New Research Claims Cell Phone Radiation Poses No Harm

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After conducting a study, male rats showed a small increase in a kind of heart tumor after they had been exposed to an enormous amount of cell phone radiation. However, experts say that those reports are to be regarded as a farce because those rats had already been bathed in more radiation than any cellphone user would ever undergo.

There have been consistent concerns regarding the issue of getting cancer from cellphones (especially brain cancer) since our phones are most of the time close to our faces. Although it is true that cell phones emit radiation, but the radiation is that of a radiofrequency which is way lower in energy capacity than the ionizing radiation you could get from an X-ray or nuclear fallout. It is ionizing radiation that leads to DNA damage and then eventually cancer. However, the radiofrequency does not work that way and recent findings serve as proof to that.

One of the studies reports that male rats exposed to very high levels of radiofrequency radiation grew tumors around their hearts. Female rats exposed to the radiation didn’t, and neither male nor female mice showed obvious health problems in a second study. Neither study turned up clear evidence that radiofrequency radiation causes brain tumors, although the researchers are continuing to investigate. The studies are drafts that haven’t yet been reviewed by outside scientists.

One of the studies reports that male rats open to very high levels of radiofrequency grew tumors around their hearts but the female rats didn’t and after a second study, neither male nor female mice showed any noticeable health problems. As a result, neither of the studies show a vivid evidence that radiofrequency radiation causes brain tumors or not although investigations are still on. Nevertheless, the studies are yet drafts that have not been reviewed by external scientists.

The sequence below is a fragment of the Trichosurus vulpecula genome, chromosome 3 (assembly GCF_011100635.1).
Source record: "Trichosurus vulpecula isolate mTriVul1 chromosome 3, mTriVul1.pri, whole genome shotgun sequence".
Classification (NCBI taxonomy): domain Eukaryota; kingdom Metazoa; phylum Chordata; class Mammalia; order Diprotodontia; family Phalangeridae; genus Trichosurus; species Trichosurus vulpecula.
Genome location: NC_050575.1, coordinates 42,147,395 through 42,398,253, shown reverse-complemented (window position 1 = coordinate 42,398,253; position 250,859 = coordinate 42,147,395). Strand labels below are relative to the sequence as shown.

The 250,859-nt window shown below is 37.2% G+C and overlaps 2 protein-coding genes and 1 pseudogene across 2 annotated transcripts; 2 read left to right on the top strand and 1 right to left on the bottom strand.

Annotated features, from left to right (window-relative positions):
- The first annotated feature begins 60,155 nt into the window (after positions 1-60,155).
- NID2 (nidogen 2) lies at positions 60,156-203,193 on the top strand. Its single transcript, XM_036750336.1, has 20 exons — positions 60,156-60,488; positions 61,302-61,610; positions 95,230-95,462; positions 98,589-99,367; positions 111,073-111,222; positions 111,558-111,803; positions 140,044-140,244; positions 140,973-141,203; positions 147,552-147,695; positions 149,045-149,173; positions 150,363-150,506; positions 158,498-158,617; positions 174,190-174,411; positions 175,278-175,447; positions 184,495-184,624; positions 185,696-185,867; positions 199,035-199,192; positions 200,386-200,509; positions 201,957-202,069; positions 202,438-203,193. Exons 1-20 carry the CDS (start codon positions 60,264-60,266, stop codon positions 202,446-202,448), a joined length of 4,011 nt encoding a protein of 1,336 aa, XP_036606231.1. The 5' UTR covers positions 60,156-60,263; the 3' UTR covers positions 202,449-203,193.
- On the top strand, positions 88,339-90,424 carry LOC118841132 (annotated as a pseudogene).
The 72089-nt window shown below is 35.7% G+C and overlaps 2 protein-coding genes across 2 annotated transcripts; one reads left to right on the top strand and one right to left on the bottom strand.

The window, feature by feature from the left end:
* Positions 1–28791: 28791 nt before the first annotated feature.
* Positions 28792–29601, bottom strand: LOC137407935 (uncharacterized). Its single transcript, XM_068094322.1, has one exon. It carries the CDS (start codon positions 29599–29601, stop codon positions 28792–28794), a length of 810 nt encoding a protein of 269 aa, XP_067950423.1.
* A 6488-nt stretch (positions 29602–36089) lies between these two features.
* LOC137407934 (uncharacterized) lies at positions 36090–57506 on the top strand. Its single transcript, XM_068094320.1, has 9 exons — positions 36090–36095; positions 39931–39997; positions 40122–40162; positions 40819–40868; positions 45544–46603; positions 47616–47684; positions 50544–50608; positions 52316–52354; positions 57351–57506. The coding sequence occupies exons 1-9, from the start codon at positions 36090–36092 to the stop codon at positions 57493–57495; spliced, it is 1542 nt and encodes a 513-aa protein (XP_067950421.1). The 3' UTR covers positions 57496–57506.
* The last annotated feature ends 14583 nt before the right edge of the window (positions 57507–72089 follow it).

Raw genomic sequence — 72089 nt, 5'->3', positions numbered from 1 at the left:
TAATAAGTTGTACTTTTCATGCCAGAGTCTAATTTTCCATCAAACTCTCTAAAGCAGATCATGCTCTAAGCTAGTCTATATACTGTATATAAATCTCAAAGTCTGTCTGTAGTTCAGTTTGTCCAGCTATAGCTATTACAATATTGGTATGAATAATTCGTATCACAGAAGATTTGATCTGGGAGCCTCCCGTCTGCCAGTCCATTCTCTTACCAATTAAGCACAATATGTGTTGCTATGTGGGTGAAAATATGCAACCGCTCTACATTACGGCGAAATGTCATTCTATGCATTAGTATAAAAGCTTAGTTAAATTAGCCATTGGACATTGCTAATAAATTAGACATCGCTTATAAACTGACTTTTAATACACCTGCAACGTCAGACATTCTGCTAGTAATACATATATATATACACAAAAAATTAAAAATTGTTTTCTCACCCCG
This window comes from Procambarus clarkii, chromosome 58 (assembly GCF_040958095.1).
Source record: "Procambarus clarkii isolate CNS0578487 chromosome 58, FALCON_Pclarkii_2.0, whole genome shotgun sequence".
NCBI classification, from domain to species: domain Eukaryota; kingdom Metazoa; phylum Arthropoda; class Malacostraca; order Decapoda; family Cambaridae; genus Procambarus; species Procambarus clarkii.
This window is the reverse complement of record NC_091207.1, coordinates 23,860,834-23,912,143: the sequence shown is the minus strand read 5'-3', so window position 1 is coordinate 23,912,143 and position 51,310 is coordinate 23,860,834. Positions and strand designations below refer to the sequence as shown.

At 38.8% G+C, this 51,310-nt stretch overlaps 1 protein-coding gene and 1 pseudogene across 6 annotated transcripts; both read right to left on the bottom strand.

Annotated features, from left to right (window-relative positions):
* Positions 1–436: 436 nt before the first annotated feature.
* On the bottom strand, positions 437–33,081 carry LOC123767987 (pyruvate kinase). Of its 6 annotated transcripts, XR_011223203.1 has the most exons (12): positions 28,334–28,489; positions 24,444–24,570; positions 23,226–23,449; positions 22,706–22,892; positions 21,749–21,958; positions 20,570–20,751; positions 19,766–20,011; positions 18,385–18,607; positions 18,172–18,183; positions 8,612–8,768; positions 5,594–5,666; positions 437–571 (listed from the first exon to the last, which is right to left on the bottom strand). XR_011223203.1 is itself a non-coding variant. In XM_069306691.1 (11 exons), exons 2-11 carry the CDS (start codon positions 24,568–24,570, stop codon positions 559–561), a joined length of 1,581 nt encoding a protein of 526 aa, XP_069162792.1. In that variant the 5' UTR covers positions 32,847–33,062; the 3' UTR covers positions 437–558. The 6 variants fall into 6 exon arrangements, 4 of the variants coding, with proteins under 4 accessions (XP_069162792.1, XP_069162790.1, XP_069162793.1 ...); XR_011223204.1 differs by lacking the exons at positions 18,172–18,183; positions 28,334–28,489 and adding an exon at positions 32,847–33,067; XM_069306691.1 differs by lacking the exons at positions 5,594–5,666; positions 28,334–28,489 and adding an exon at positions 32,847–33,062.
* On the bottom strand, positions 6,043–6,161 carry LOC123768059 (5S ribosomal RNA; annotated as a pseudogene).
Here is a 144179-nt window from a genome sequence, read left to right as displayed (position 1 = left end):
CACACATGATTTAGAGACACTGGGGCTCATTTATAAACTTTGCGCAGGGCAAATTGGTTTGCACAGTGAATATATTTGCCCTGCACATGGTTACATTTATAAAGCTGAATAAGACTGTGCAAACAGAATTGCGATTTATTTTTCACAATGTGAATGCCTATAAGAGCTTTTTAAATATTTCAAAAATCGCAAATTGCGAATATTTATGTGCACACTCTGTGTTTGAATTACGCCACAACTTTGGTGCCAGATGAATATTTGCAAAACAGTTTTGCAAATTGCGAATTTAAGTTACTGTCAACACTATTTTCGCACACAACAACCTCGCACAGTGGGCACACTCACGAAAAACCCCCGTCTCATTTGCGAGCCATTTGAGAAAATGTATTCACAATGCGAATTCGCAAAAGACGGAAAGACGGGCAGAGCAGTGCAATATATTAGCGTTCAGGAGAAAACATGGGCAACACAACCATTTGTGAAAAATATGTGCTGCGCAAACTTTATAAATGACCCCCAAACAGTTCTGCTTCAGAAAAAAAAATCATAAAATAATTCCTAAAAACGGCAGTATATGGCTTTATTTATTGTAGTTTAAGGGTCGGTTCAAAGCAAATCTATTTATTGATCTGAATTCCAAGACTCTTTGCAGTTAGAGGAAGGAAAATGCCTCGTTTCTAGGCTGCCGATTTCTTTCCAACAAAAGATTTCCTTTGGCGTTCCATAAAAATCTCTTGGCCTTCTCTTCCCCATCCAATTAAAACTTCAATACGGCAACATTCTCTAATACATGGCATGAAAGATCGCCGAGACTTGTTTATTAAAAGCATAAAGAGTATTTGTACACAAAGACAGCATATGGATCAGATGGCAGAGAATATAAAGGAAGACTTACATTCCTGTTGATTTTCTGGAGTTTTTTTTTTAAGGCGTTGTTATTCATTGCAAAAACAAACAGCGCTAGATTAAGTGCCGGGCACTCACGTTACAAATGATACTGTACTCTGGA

While the Federal Communication Commission (FCC) regulates the amount of radiofrequency radiation that comes from your phone, the Food and Drug Administration (FDA) determines if those limits are safe. Based on the result the FDA got from the National Toxicology Program (NTP), a division within the National Institutes of Health, after the NTP investigated, the FDA maintains that the radiation from cell phones are still safe and this is in accordance with a statement made by the director of the FDA’s Centre for Devices and Radiological Health.

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